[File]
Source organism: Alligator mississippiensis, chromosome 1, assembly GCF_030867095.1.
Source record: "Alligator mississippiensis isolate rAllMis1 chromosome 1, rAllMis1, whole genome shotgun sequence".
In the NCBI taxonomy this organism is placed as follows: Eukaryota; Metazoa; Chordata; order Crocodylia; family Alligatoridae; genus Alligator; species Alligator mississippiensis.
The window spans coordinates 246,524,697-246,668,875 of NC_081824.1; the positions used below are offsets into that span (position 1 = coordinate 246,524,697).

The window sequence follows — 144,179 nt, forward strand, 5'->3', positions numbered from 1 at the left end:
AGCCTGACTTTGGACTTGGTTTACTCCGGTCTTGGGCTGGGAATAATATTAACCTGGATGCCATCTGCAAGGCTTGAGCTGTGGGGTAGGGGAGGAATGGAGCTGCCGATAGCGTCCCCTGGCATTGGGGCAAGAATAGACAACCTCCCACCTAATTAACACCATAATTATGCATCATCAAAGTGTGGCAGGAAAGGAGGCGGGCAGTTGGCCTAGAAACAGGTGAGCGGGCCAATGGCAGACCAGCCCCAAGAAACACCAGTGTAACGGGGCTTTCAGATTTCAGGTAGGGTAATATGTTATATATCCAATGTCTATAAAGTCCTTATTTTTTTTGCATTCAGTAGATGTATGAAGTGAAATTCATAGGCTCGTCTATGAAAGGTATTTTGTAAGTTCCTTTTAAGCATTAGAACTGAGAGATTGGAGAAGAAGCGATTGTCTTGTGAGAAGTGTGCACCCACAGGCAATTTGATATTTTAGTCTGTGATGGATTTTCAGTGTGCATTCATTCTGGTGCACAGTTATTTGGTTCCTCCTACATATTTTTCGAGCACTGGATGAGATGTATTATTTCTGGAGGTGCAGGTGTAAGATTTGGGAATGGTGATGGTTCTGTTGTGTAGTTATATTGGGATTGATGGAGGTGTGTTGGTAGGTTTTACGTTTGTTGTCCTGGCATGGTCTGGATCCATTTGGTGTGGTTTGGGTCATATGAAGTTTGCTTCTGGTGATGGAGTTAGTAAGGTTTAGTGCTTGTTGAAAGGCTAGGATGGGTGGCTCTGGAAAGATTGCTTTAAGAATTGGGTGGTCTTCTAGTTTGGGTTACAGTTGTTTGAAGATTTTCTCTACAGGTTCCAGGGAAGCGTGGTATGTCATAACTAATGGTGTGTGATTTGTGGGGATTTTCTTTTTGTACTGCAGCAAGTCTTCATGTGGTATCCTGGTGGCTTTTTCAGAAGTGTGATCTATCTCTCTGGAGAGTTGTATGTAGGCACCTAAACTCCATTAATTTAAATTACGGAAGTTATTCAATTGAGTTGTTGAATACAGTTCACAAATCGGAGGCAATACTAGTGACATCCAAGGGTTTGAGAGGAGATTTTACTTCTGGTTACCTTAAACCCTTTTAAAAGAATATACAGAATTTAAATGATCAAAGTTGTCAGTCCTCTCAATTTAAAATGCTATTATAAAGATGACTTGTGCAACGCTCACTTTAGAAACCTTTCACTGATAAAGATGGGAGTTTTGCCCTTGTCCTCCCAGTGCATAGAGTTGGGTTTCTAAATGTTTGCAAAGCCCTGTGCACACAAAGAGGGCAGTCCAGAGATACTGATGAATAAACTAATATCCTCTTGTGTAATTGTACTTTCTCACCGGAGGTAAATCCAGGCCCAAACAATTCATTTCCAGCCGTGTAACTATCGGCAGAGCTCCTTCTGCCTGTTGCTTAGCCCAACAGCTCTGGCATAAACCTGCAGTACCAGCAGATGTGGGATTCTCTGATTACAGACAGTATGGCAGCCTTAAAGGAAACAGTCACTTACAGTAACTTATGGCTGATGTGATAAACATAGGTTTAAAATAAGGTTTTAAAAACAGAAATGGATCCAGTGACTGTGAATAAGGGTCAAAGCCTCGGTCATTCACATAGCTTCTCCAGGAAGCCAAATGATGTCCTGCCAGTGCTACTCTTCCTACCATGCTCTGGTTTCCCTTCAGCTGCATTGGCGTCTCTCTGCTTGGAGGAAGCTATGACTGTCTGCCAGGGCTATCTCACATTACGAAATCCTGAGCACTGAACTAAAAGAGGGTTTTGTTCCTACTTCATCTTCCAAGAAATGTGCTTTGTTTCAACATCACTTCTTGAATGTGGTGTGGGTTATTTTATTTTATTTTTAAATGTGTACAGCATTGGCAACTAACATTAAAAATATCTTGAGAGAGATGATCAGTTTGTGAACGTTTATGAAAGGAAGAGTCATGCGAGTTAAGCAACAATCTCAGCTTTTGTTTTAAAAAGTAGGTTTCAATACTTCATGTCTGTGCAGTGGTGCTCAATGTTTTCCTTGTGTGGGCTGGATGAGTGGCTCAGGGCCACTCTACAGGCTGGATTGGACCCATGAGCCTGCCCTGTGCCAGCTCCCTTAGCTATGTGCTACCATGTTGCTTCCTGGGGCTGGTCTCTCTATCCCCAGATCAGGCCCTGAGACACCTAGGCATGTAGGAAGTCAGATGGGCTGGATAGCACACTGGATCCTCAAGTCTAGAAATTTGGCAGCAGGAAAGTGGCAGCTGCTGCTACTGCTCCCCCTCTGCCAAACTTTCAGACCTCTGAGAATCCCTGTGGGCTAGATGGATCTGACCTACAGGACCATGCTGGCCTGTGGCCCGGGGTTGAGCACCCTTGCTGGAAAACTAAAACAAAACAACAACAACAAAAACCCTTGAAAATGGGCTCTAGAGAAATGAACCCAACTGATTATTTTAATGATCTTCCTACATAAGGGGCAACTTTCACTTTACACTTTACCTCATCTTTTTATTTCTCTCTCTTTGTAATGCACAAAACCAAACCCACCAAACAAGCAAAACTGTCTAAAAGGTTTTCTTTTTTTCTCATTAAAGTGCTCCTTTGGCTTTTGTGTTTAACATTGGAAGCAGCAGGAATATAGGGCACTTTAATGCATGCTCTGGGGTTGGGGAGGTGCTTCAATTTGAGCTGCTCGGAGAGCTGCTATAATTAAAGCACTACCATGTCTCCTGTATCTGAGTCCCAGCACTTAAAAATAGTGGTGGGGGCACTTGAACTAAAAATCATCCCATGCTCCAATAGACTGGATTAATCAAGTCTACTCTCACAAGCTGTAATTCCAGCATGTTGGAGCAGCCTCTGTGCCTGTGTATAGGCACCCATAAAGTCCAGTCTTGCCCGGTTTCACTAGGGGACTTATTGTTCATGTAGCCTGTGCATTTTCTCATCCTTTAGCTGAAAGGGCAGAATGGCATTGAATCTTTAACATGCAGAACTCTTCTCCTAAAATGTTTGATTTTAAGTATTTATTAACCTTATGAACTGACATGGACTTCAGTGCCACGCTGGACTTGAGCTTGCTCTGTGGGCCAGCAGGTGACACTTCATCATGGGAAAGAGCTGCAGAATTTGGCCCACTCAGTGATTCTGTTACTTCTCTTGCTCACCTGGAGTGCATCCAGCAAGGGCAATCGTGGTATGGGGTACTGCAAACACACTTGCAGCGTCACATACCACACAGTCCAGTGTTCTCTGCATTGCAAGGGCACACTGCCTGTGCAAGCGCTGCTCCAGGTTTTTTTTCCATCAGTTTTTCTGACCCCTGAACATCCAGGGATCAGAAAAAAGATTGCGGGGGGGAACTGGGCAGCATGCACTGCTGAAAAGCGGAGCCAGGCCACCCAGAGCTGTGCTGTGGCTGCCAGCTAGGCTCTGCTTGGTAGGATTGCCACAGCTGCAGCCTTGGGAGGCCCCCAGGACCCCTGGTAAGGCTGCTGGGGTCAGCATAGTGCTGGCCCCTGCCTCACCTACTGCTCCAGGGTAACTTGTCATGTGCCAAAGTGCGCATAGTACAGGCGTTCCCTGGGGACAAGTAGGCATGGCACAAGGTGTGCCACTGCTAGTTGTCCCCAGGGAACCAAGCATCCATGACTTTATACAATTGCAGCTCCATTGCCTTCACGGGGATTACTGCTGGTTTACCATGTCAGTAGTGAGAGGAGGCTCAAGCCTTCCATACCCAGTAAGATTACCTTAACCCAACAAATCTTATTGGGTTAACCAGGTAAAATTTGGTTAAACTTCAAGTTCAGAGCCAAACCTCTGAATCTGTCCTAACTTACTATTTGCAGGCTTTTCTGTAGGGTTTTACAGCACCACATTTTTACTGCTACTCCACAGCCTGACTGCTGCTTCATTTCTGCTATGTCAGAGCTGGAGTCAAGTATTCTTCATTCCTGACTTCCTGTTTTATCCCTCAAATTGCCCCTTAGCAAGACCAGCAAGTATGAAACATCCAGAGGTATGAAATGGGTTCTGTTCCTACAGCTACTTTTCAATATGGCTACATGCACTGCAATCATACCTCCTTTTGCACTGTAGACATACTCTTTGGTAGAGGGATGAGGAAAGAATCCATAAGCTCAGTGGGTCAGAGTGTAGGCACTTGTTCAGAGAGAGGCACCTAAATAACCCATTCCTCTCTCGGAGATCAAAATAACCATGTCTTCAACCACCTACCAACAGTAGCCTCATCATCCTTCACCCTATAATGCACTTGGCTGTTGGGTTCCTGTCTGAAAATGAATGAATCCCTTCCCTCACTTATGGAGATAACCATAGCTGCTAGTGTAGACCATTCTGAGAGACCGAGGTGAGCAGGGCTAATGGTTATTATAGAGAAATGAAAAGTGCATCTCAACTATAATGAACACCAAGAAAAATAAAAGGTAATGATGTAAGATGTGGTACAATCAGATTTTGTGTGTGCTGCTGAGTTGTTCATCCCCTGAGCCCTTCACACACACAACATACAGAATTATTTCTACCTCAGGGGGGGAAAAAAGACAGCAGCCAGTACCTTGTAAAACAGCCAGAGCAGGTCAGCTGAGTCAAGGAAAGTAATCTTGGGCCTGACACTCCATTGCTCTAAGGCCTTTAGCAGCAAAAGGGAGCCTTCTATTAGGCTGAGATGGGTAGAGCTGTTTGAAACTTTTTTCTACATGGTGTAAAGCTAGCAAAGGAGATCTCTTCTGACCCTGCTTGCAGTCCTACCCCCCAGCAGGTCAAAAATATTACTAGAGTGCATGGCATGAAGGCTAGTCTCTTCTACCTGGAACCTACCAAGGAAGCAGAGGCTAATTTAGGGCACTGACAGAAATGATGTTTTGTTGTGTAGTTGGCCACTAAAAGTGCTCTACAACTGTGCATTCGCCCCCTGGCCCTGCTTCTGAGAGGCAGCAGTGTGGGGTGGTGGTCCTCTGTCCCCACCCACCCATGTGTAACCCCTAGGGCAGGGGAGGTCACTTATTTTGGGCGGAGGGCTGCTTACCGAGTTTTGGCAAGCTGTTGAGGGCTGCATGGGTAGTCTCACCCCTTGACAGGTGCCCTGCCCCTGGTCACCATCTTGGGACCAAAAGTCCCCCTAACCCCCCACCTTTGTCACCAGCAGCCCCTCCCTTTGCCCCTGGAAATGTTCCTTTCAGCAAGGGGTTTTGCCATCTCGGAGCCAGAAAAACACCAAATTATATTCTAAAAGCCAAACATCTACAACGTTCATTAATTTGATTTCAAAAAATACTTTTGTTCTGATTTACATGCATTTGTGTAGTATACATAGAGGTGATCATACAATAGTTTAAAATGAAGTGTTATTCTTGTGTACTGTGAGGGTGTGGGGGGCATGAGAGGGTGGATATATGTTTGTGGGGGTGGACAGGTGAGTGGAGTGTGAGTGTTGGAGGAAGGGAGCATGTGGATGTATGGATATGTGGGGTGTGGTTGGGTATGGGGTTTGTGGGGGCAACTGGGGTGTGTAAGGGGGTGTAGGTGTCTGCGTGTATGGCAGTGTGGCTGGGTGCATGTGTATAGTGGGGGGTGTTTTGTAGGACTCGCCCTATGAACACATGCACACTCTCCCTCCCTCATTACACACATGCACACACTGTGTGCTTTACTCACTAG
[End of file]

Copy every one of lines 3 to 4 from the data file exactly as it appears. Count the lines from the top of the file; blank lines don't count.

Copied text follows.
In the NCBI taxonomy this organism is placed as follows: Eukaryota; Metazoa; Chordata; order Crocodylia; family Alligatoridae; genus Alligator; species Alligator mississippiensis.
The window spans coordinates 246,524,697-246,668,875 of NC_081824.1; the positions used below are offsets into that span (position 1 = coordinate 246,524,697).